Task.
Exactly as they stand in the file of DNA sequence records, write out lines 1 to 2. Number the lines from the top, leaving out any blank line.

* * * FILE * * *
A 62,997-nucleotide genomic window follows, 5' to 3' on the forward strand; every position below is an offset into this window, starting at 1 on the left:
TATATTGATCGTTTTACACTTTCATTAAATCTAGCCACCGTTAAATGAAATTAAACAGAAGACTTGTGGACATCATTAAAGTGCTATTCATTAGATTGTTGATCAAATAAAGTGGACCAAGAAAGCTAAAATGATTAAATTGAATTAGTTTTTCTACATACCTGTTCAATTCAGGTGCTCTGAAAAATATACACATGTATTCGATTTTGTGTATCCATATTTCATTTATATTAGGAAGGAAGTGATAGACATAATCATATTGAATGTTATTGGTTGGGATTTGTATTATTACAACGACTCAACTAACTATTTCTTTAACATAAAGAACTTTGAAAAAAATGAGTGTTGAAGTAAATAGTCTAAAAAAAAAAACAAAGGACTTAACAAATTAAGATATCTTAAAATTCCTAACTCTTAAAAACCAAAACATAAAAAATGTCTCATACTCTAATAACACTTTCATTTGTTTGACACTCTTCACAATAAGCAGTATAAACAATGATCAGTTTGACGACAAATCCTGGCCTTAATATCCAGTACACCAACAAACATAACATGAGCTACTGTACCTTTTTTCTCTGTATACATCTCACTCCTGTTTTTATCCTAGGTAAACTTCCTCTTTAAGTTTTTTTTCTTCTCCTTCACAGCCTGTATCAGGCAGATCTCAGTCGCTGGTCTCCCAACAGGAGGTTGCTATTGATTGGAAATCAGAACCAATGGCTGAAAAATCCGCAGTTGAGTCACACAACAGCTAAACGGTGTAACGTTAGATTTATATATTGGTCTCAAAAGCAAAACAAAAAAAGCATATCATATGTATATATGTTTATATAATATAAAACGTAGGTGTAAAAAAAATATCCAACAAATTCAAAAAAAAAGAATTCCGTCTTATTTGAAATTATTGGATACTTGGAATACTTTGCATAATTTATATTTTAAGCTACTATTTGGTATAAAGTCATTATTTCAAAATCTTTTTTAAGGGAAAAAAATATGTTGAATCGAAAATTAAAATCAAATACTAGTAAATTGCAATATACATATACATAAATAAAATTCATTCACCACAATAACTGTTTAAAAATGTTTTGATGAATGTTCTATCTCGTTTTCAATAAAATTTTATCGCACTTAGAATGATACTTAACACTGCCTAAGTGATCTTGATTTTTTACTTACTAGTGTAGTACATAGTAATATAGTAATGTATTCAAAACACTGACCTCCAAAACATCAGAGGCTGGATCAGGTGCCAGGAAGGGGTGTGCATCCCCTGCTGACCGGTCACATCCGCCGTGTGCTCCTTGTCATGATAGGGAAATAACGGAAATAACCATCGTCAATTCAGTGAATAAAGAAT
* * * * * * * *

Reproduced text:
A 62,997-nucleotide genomic window follows, 5' to 3' on the forward strand; every position below is an offset into this window, starting at 1 on the left:
TATATTGATCGTTTTACACTTTCATTAAATCTAGCCACCGTTAAATGAAATTAAACAGAAGACTTGTGGACATCATTAAAGTGCTATTCATTAGATTGTTGATCAAATAAAGTGGACCAAGAAAGCTAAAATGATTAAATTGAATTAGTTTTTCTACATACCTGTTCAATTCAGGTGCTCTGAAAAATATACACATGTATTCGATTTTGTGTATCCATATTTCATTTATATTAGGAAGGAAGTGATAGACATAATCATATTGAATGTTATTGGTTGGGATTTGTATTATTACAACGACTCAACTAACTATTTCTTTAACATAAAGAACTTTGAAAAAAATGAGTGTTGAAGTAAATAGTCTAAAAAAAAAAACAAAGGACTTAACAAATTAAGATATCTTAAAATTCCTAACTCTTAAAAACCAAAACATAAAAAATGTCTCATACTCTAATAACACTTTCATTTGTTTGACACTCTTCACAATAAGCAGTATAAACAATGATCAGTTTGACGACAAATCCTGGCCTTAATATCCAGTACACCAACAAACATAACATGAGCTACTGTACCTTTTTTCTCTGTATACATCTCACTCCTGTTTTTATCCTAGGTAAACTTCCTCTTTAAGTTTTTTTTCTTCTCCTTCACAGCCTGTATCAGGCAGATCTCAGTCGCTGGTCTCCCAACAGGAGGTTGCTATTGATTGGAAATCAGAACCAATGGCTGAAAAATCCGCAGTTGAGTCACACAACAGCTAAACGGTGTAACGTTAGATTTATATATTGGTCTCAAAAGCAAAACAAAAAAAGCATATCATATGTATATATGTTTATATAATATAAAACGTAGGTGTAAAAAAAATATCCAACAAATTCAAAAAAAAAGAATTCCGTCTTATTTGAAATTATTGGATACTTGGAATACTTTGCATAATTTATATTTTAAGCTACTATTTGGTATAAAGTCATTATTTCAAAATCTTTTTTAAGGGAAAAAAATATGTTGAATCGAAAATTAAAATCAAATACTAGTAAATTGCAATATACATATACATAAATAAAATTCATTCACCACAATAACTGTTTAAAAATGTTTTGATGAATGTTCTATCTCGTTTTCAATAAAATTTTATCGCACTTAGAATGATACTTAACACTGCCTAAGTGATCTTGATTTTTTACTTACTAGTGTAGTACATAGTAATATAGTAATGTATTCAAAACACTGACCTCCAAAACATCAGAGGCTGGATCAGGTGCCAGGAAGGGGTGTGCATCCCCTGCTGACCGGTCACATCCGCCGTGTGCTCCTTGTCATGATAGGGAAATAACGGAAATAACCATCGTCAATTCAGTGAATAAAGAAT